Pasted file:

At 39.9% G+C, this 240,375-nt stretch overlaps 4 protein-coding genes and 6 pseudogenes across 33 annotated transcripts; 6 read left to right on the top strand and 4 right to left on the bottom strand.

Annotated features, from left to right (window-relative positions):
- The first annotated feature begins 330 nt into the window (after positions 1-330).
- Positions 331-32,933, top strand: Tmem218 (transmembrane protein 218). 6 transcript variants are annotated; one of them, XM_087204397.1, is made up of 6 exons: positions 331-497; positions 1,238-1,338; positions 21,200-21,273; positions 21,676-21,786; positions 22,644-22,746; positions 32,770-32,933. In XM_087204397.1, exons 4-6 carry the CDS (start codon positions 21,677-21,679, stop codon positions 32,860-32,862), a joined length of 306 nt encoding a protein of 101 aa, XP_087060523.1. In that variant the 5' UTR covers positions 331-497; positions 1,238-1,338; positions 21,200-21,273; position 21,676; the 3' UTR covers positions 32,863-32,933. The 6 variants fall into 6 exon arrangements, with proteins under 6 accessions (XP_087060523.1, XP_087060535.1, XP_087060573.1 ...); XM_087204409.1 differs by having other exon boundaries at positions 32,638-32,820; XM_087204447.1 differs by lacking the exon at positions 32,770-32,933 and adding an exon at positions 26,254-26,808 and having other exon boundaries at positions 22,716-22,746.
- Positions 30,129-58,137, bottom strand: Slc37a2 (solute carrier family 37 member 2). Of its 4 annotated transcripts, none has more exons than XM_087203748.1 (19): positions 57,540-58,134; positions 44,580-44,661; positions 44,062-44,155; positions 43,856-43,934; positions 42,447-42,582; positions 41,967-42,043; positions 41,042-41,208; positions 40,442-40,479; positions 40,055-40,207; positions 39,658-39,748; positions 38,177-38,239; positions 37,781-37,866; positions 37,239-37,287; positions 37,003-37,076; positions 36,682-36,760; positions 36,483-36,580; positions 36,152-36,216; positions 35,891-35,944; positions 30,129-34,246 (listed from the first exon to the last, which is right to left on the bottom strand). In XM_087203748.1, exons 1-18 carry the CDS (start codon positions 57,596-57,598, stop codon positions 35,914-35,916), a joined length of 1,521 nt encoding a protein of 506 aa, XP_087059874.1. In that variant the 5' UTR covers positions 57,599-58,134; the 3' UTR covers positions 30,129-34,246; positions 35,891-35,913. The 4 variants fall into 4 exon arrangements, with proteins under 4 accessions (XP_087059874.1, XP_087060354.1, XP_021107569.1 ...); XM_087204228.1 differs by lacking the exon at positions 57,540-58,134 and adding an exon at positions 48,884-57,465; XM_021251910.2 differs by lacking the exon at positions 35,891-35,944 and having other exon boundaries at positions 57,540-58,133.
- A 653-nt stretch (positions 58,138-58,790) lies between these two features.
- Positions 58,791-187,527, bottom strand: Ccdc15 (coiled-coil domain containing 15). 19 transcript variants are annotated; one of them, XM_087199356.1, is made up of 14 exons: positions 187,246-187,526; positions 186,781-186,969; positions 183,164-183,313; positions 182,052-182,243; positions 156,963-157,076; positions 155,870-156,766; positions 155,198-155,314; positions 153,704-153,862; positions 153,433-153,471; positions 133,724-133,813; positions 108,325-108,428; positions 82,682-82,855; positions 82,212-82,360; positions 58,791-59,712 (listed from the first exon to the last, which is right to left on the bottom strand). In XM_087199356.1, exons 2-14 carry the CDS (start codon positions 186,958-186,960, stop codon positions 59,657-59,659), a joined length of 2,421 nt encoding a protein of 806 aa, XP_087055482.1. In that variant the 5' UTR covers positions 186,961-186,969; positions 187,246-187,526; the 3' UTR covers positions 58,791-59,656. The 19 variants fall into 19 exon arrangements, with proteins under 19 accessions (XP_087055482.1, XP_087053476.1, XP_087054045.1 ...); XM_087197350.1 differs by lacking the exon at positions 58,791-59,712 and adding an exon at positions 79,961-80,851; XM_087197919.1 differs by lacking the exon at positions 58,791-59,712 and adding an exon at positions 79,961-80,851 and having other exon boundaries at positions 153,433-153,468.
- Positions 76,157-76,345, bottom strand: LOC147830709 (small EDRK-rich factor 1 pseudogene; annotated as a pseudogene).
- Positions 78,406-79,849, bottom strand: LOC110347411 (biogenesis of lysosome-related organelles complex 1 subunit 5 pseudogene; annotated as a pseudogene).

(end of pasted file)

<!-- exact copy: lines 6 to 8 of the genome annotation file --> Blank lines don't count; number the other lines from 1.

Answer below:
- A 653-nt stretch (positions 58,138-58,790) lies between these two features.
- Positions 58,791-187,527, bottom strand: Ccdc15 (coiled-coil domain containing 15). 19 transcript variants are annotated; one of them, XM_087199356.1, is made up of 14 exons: positions 187,246-187,526; positions 186,781-186,969; positions 183,164-183,313; positions 182,052-182,243; positions 156,963-157,076; positions 155,870-156,766; positions 155,198-155,314; positions 153,704-153,862; positions 153,433-153,471; positions 133,724-133,813; positions 108,325-108,428; positions 82,682-82,855; positions 82,212-82,360; positions 58,791-59,712 (listed from the first exon to the last, which is right to left on the bottom strand). In XM_087199356.1, exons 2-14 carry the CDS (start codon positions 186,958-186,960, stop codon positions 59,657-59,659), a joined length of 2,421 nt encoding a protein of 806 aa, XP_087055482.1. In that variant the 5' UTR covers positions 186,961-186,969; positions 187,246-187,526; the 3' UTR covers positions 58,791-59,656. The 19 variants fall into 19 exon arrangements, with proteins under 19 accessions (XP_087055482.1, XP_087053476.1, XP_087054045.1 ...); XM_087197350.1 differs by lacking the exon at positions 58,791-59,712 and adding an exon at positions 79,961-80,851; XM_087197919.1 differs by lacking the exon at positions 58,791-59,712 and adding an exon at positions 79,961-80,851 and having other exon boundaries at positions 153,433-153,468.
- Positions 76,157-76,345, bottom strand: LOC147830709 (small EDRK-rich factor 1 pseudogene; annotated as a pseudogene).